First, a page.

Ryan Hokanson and I are meeting in Montana to go climbing in the Canadian Rockies for ten days. Ryan and I haven't gotten to climb together since last year, and we both have been working and schooling too much. It should be an awesome chance to climb and reconnect before my semester ramps up in preparation for my dissertation year and Ryan begins his OR rotations for the practical portion of his nurse anesthetist training around the US. Looking forward to it!
July 26, 2011
July 21, 2011
July 20, 2011
Stuckey rocking the classic double backpack Alaska single carry approach. Beware those of the soft southern lands, no trails and no roads here.
Jason Stuckey and I are back after an unsuccessful attempt at the Northeast Ridge of Mount Moffit. We climbed 4000 feet of choss on our first day and bivied early at the notch just prior to the first of the towers on the crux section, the plan being to wait to see what the weather would do the next morning before committing to the difficult to revcrse crux segment of the ridge which also appeared quite chossy, though not as bad as the lower segment of the ridge. Thanks to family and friends, and to Gore Tex for the Shipton Tilman Award in support of our trip.
Peak 9740-ish and Mount Hayes shortly after leaving basecamp.
Stuckey steps out of basecamp and onto the Northeast Ridge of Mount Moffit.
Your soul better belong to (insert deity/belief system of choice), cuz your ass belongs to the choss. Stuckey prior to a near miss choss collapse partway through the inital 4000 foot segment of ridge.
As it happens, however, late in the evening as we were settling down to sleep I accidentally knocked our jetboil stove off our tiny bivy ledge into the abyss, changing our game plan significantly as we would be unable to melt water or cook. I rappelled 60m down into the chossy chasm below into a vertical and overhanging iced chimney system to find only an icy ramp from which our stove would have no doubt launched quite a ways prior to initial impact on the next segment of the chossy face until it came to rest some 3500 feet below. Having no luck, I reascended the rope to our small bivy ledge.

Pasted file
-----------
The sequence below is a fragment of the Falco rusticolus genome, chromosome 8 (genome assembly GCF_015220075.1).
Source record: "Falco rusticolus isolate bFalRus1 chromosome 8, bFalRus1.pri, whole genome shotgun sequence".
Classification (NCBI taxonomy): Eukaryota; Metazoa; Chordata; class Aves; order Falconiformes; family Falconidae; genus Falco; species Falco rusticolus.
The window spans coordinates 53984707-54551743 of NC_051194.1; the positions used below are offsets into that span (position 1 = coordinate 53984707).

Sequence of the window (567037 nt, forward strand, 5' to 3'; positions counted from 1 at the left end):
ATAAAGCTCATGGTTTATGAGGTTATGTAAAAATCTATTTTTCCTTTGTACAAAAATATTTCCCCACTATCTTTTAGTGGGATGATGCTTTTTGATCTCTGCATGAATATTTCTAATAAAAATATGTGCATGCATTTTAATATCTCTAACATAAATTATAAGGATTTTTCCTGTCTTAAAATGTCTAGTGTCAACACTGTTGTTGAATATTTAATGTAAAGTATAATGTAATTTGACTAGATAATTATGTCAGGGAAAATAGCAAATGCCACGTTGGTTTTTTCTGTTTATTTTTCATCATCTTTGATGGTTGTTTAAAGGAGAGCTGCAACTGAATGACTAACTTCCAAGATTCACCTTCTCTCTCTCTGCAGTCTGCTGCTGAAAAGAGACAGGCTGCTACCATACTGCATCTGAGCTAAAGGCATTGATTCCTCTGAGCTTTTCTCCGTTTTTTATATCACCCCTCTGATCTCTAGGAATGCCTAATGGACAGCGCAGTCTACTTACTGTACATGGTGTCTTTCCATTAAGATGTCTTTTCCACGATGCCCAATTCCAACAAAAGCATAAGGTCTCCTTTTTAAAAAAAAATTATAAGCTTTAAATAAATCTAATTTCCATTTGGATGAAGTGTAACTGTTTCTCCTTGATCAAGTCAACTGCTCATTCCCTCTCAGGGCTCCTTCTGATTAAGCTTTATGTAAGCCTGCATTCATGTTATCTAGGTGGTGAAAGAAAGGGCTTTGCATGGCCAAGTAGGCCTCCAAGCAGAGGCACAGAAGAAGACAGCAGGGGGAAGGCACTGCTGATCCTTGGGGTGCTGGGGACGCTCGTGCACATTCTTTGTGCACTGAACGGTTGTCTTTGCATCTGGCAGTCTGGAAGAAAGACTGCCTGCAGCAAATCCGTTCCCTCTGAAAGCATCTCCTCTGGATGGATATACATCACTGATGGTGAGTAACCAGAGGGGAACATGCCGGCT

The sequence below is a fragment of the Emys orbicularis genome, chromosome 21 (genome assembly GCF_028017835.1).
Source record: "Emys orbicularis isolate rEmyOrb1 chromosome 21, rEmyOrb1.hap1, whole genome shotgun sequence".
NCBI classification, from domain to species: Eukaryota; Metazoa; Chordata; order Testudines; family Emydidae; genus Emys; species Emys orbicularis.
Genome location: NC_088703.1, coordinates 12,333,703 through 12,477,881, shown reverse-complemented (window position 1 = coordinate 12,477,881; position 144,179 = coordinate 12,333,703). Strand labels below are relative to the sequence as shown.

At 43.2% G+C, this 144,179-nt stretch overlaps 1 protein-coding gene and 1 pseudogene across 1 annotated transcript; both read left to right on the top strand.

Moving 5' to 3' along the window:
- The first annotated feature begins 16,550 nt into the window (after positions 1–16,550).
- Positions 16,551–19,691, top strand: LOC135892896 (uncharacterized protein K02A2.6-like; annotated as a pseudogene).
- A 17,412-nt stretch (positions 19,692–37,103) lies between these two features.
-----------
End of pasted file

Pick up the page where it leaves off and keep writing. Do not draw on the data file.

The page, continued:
The view from the bivy ledge at 8k, 4000 feet into the Northeast Ridge, pre stove abyss launch.
Photo: Northeast Ridge of Mount Moffit from the 1977 American Alpine Journal.
The next morning we awoke late, and enjoyed the ambience of the mountain, watching the Entropy Wall prior to beginning our descent. Shortly after we bagan our descent, precipitation began in earnest and we became somewhat thankful for the event of my launching the stove into the abyss as it inadvertently saved us from being 4-5 pitches into the crux, difficult to reverse segment of the ridge. By the time we reversed the 4000 feet of the initial choss ridge and regained our basecamp six hours later we had largely decided that we would not return to the route even with our basecamp stove, an XGK, due to the poor rock quality we experienced and observed on route. Just another huge plum and last great problem of the Hayes Range, appearing generally climbable but not particularly appealing up close.
The chossy beginnings of the crux segment of the Northeast Ridge, upper Entropy Wall looming behind.
A hanging glacier bordering the Entropy Wall as the weather moves in prior to our descent of the lower Northeast Ridge.
The next day the rain continued. We obtained a weather forecast indicating a continuation of precipitation in the coming days, and decided to load up and begin the walk out as our desire for another attempt waned with each rainy hour. We left camp at about 8 pm, crossed the Trident Glacier, and gained several thousand feet through a 6500 foot pass at which point we bivied by a nice alpine tarn. The next day we ascended a small 5200 foot pass and descended onto the terminal moraine of the McGinnis Glacier. We spent the next 24 hours bushwhacking and relaxing at various intervals until we reached the Delta River and bumped into friends Cortney and Tobey on their own adventure at the confluence of McGinnis Creek and the Delta River.
Myself and a cool ice cave in the Trident lateral moraine on the walk out to the Delta River. This one's for you Sherrie Soltis, AK self portrait mistress!